Trump says White House counsel Don McGahn to leave administration

Trump says White House counsel Don McGahn to leave administration

Trump says White House counsel Don McGahn to leave administration

While it was common knowledge in the White House that counsel Don McGahn planned to depart after Supreme Court nominee Brett Kavanaugh was confirmed, McGahn was "surprised" by Trump's abrupt tweet announcing his departure, The Washington Post reported.

Other topics included Mr Trump's comments regarding Attorney-General Jeff Sessions, a frequent target of critical tweets from the President, and the possibility of firing Deputy Attorney-General Rod Rosenstein, who oversees the probe, the Post said.

On Wednesday morning, Trump that McGahn would step down after the Senate votes on the nomination of Brett Kavanaugh to the Supreme Court, which Senate Republicans believe will happen in the next month or two.

"Worked with Don for a long time and truly appreciate his service", Trump said.

But before the reported clash over Manafort, McGahn had already extensively cooperated with Mueller in a way that could have incriminated Trump in the ongoing investigation into possible obstruction of justice over the Russian Federation probe.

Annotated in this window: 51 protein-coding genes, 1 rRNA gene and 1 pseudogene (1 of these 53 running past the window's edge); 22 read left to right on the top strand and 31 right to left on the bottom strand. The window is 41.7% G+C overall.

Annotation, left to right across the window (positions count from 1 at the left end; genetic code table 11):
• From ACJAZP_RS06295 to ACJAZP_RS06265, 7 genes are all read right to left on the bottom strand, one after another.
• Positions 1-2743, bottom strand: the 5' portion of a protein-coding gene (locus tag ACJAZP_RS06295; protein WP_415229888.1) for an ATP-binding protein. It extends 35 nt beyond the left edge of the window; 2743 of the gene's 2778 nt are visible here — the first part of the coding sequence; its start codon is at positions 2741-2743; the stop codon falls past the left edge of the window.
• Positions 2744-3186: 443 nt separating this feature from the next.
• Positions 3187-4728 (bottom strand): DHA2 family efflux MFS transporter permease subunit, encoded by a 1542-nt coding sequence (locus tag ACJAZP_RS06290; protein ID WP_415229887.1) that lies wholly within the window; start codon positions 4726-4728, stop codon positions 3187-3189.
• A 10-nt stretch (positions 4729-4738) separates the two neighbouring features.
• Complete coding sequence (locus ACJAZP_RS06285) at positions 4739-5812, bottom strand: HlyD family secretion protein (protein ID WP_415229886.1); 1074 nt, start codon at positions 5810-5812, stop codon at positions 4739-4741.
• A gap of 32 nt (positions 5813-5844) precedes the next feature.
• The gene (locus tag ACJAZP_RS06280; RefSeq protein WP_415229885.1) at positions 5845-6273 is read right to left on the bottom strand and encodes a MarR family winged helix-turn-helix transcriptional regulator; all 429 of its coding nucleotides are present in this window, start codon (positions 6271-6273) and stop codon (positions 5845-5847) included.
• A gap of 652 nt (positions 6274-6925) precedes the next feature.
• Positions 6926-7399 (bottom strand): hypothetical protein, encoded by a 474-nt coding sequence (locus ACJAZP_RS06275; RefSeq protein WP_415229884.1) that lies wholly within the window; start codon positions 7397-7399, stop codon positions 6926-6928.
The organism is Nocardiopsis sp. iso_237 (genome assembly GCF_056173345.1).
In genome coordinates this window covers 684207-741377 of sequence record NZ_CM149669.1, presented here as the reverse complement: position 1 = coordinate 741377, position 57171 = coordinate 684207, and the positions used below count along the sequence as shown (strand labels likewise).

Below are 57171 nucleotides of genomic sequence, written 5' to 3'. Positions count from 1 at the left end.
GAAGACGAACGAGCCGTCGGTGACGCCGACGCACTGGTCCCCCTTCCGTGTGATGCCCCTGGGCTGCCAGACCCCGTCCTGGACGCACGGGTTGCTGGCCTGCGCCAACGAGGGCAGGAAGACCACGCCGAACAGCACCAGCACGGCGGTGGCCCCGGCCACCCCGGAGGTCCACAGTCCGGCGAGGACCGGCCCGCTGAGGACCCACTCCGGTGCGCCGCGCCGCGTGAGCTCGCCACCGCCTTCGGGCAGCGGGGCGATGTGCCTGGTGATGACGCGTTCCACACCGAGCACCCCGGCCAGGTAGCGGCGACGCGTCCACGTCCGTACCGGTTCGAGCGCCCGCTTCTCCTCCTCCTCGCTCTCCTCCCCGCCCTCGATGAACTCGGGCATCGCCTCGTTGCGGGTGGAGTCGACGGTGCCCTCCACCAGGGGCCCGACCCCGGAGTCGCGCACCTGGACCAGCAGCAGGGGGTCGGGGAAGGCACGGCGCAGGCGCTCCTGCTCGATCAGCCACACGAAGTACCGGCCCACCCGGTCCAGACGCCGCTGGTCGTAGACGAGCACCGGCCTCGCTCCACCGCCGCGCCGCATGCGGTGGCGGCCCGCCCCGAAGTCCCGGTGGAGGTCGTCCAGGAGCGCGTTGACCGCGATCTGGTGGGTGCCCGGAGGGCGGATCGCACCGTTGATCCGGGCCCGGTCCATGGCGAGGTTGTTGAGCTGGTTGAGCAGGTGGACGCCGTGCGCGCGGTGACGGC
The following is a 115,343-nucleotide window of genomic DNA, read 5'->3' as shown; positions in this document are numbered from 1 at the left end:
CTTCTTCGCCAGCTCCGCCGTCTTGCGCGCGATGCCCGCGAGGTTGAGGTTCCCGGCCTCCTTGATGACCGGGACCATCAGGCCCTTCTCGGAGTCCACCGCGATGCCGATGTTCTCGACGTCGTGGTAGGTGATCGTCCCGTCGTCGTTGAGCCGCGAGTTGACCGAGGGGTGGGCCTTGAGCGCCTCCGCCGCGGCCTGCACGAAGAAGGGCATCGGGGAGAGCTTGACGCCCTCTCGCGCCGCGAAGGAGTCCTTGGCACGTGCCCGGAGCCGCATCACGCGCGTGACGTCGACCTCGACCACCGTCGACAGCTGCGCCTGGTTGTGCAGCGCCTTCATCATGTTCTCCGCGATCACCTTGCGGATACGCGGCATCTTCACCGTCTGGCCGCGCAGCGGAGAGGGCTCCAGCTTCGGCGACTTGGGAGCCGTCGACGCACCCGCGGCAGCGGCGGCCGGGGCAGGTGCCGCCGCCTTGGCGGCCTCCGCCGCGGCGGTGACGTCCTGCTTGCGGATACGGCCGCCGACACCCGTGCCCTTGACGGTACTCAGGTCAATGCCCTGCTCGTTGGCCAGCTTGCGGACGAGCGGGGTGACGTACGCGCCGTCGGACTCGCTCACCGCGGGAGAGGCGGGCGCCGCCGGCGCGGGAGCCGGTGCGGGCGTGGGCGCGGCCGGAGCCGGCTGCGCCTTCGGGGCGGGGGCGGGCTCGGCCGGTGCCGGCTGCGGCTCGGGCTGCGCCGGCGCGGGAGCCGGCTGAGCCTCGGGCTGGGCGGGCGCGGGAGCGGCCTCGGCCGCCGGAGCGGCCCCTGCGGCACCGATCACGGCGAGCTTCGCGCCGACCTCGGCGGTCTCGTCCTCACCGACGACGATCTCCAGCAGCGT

In recent months Trump's legal team has been negotiating under what conditions the President would be interviewed by Mueller's team.

McGahn has led the Trump Administration's efforts to reshape the judiciary while confronting turmoil in the West Wing surrounding the ongoing Special Counsel probe. That McGahn had spent that much time with prosecutors has reportedly alarmed Trump.

Reports said McGahn answered questions about numerous inside-the-White House events related to actions that Trump has taken, although McGahn's lawyer said he did not implicate the president in wrongdoing.

What to know about White House Counsel Don McGahn and why he's making headlines when it comes to Robert Mueller's Russian Federation probe.

Turnover in the White House counsel role is not uncommon: Barack Obama had four; George W Bush three; and Bill Clinton six.

Sen. Chuck Grassley (R-Iowa), the chairman of the Senate Judiciary Committee, responded to the news of McGahn's departure by urging Trump to try to retain him. "His departure from the White House, whenever that may be, would be a big loss for the Trump Administration and the country". Flynn was forced to resign after reports revealed Yates' warning to McGahn about Flynn's conduct.

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